What Does US-China Trade War Mean For MBA Students?

November 10, 2020

After years of tariffs and tension between the US and China, how has the US-China trade war influenced prospects for MBAs in China?

President Trump and Vice-Premier Liu He signed the first phase of a new trade deal in January 2020, in a tentative but significant step toward deescalating the US-China trade war.

Over the past few months, however, tensions have risen once again. The US has blocked China Mobile Ltd. from operating in the country, and prevented US chip manufacturers from selling their goods to Chinese telecom giant, Huawei.

China, meanwhile, has retaliated by severely restricting the entrance of US telecom companies to China, and imposing fines on Ford Motor Co.’s largest Chinese joint venture.

For MBA students hoping to work in China, understanding the impact of the ongoing trade war is important.

Long-term tensions

These skirmishes are the latest in a series of trade-war policies, which saw the US placing tariffs on $500 billion worth of Chinese goods between 2017 and 2019. In the same timeframe, China responded with tariffs on $185 billion worth of US imports.

Despite these tensions, many experts maintain an optimistic outlook on the trade war, which presents a far less significant economic threat than the ongoing coronavirus pandemic.

“The US-China trade war may not deserve as much attention as it is getting,” reflects Dr Li Wei, professor of economics at the Cheung Kong Graduate School of Business (CKGSB) in China. Despite this positivity, the trade war has had some effect on the Chinese economy.

Measuring the trade war’s impact

At CKGSB, Li Wei compiles the monthly Business Conditions Index (BCI). The index gauges how much confidence 300 stakeholders at major companies have in China’s economy at large.

Before Li Wei compiled the first BCI in 2011, it was difficult to gauge China’s economic performance, due to scant independent data sources.

In response, he worked alongside CKGSB’s Case Center and Center for Economic Research to source this information from business leaders in the country.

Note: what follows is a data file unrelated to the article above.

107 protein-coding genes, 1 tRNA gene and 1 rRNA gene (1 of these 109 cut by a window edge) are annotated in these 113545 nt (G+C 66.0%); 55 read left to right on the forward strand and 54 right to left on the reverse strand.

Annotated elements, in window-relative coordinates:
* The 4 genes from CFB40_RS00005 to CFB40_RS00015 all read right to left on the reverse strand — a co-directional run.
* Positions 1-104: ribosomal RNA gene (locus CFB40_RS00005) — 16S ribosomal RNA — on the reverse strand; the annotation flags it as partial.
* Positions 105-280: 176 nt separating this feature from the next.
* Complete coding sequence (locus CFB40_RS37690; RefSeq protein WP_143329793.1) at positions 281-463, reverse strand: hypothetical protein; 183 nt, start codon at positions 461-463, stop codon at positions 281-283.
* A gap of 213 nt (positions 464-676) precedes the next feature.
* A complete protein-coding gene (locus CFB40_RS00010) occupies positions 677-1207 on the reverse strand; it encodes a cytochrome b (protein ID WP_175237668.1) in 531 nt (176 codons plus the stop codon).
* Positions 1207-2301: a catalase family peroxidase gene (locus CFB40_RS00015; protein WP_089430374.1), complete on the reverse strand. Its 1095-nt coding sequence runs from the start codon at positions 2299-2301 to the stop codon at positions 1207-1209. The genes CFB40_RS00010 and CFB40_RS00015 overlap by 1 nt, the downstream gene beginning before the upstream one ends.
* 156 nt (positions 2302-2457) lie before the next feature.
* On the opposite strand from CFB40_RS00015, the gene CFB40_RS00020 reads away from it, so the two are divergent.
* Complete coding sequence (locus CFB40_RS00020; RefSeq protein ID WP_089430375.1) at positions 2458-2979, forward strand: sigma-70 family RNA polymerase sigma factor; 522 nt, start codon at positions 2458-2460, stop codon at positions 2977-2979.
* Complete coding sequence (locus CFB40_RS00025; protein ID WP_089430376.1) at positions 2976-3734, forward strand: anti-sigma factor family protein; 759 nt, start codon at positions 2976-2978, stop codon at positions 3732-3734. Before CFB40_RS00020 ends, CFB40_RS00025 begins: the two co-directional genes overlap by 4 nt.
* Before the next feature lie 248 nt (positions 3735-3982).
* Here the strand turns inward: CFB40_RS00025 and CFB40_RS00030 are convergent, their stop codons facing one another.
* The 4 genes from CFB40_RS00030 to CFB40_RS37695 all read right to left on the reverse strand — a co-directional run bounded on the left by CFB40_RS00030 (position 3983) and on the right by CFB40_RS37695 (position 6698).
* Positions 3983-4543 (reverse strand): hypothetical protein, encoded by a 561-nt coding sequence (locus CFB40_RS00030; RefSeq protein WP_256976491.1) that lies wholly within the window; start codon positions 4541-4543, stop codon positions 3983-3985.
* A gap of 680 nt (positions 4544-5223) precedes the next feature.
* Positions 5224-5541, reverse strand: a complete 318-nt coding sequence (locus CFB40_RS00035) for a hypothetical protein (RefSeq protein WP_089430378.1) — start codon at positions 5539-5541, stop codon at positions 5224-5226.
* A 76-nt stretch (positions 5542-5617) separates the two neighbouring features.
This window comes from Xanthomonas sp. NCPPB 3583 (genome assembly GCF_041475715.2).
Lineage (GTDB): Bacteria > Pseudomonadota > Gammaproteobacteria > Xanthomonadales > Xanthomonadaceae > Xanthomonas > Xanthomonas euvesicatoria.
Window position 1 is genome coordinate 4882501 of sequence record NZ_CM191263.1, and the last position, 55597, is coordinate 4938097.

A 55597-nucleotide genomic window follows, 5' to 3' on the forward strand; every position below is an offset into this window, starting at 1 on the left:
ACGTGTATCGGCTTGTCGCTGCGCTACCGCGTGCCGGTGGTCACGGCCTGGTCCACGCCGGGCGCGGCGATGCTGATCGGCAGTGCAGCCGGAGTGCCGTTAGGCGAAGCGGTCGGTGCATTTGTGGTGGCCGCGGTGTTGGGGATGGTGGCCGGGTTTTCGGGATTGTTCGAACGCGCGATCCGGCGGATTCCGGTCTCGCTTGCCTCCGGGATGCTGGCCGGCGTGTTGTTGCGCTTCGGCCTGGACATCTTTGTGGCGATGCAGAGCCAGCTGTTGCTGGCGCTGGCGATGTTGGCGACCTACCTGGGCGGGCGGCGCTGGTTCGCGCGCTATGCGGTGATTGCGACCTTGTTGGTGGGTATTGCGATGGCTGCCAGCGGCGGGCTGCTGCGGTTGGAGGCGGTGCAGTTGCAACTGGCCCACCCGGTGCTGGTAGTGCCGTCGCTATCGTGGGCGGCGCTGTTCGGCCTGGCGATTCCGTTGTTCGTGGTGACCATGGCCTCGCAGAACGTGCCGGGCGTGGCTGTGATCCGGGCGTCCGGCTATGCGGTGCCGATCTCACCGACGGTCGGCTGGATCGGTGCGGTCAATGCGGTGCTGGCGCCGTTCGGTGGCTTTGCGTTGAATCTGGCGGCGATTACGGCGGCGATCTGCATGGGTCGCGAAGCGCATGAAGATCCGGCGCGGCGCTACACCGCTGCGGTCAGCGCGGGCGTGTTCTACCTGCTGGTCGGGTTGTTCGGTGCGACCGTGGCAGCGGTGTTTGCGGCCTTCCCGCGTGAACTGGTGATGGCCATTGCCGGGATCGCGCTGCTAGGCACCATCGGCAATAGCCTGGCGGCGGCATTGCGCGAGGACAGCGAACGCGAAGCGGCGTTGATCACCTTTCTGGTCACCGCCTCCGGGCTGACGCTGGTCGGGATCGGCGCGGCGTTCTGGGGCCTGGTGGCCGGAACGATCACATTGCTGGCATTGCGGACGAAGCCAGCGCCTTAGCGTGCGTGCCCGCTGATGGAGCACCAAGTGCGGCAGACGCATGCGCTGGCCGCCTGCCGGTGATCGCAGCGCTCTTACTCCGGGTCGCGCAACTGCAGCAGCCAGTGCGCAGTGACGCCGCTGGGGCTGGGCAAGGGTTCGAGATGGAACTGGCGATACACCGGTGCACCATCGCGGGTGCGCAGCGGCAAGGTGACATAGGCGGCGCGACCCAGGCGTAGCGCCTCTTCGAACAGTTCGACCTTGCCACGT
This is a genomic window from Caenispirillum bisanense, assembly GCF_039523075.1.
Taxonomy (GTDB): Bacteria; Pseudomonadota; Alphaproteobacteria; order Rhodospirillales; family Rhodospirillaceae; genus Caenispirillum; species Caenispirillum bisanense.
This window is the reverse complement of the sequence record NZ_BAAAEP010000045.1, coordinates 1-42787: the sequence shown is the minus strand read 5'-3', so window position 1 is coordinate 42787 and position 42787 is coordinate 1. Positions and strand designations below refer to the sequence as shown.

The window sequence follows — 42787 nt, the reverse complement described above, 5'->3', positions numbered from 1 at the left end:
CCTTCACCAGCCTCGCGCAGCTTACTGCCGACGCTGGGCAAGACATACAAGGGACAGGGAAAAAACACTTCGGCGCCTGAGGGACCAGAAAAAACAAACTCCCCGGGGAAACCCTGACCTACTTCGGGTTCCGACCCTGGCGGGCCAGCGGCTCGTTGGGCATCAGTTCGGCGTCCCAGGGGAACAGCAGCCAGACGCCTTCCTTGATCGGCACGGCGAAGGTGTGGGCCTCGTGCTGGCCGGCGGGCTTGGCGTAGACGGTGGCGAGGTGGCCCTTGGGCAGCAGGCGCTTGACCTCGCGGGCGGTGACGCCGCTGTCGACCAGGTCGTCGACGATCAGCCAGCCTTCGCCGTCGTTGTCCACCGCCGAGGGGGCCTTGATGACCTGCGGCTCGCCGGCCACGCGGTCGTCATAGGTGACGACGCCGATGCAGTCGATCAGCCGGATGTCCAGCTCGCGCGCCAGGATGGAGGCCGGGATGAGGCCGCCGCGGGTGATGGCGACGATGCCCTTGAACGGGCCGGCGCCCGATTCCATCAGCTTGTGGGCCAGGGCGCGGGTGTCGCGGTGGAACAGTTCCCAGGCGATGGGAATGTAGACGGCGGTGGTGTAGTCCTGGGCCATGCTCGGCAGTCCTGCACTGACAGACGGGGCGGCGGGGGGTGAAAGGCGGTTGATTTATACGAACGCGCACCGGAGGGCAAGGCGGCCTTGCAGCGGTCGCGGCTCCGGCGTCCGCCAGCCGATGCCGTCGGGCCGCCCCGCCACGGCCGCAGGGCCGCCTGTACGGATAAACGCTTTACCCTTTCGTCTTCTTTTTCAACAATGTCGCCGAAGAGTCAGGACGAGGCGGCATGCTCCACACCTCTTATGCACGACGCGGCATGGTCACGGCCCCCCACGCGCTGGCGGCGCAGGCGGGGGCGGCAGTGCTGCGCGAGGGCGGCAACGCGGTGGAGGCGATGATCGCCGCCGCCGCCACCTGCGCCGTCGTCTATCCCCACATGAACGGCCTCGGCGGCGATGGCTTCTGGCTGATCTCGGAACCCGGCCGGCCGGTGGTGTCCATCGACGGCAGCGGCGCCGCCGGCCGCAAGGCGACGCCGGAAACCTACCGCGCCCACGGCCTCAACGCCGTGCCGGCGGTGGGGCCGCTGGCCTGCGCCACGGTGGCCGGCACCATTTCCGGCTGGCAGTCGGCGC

Each month, influential CKGSB graduates complete Li Wei’s survey, and the results are compiled into an index. A score of 50 or higher signals confidence, while a lower score suggests that economic growth will slow.

At the end of 2019, the BCI registered at 49.8—down from November’s 51.5. Li Wei believes that the US-China trade war was partly to blame for this drop in confidence.

“For all of 2019, the economic situation has been made complicated by the US-China trade conflict,” he explains in his commentary.

According to research by information services expert, IHS Markit, the trade war resulted in a noticeable 0.8% drop in global GDP for 2019.

Coronavirus has had a far greater impact however. The virus shrunk China’s economy by 6.8%—the first drop in decades.

In February 2020, the outbreak caused the BCI to register an all time low of 37.3. By March, confidence had begun to rebound, and the index edged back up to 41.3.

Small businesses affected

A few specific groups have felt the effects of the trade war more than others, Li Wei notes. Smaller businesses, in particular, are more likely to have suffered profit losses.

“Many small Chinese traders succumbed to the pressures [exerted by US tariffs], especially in the first half of 2019,” he says.

This, combined with the disproportionate impact of COVID-19 on SMEs, could pose challenges for graduating MBAs in China.

Around 38% of graduates from CKGSB’s MBA program are self-employed, or plan to start their own business, for instance.

To minimize any repercussions from US-China tensions, or on-going supply chain difficulties caused by coronavirus, it’s important that these businesses do not depend too much on US exports for revenue. This is especially pertinent given how hard the US has been hit by coronavirus.

Problems for processing firms

Processing companies have also struggled with US tariffs more than other kinds of business, Li Wei explains.

“While China has high-tech companies like Huawei that have mastered certain core technologies, most companies operate on a processing level,” he says, explaining that businesses like these rely most on foreign trade.

“Moving forward, China can’t simply grow through imitation. Instead, independent research, investment in development, and exploration must play a bigger role,” says Li Wei.

MBA students at China’s top schools will likely have a role to play propelling this development. At CKGSB, elective courses like Entrepreneurship help students identify new business opportunities.

Future prospects

Despite the impact of the trade war, Li Wei emphasises that domestic factors in China tend to have the greatest effect on how the BCI performs

Currently, coronavirus remains the largest threat. As of April 2020, the BCI stood at 41.3, however—a notable rebound from March.

If this recovery is to continue, Li Wei recommends that the government support SMEs especially.

“This will protect the most vibrant part of the Chinese economy, which is the closest to consumers and offers the most job opportunities,” he comments.

With this support, opportunities are likely to emerge for qualified, innovative professionals.

This is good news for ambitious business school students and graduates in the country, who can lend their leadership skills to China’s recovering economy.

This article was originally published on BusinessBecause

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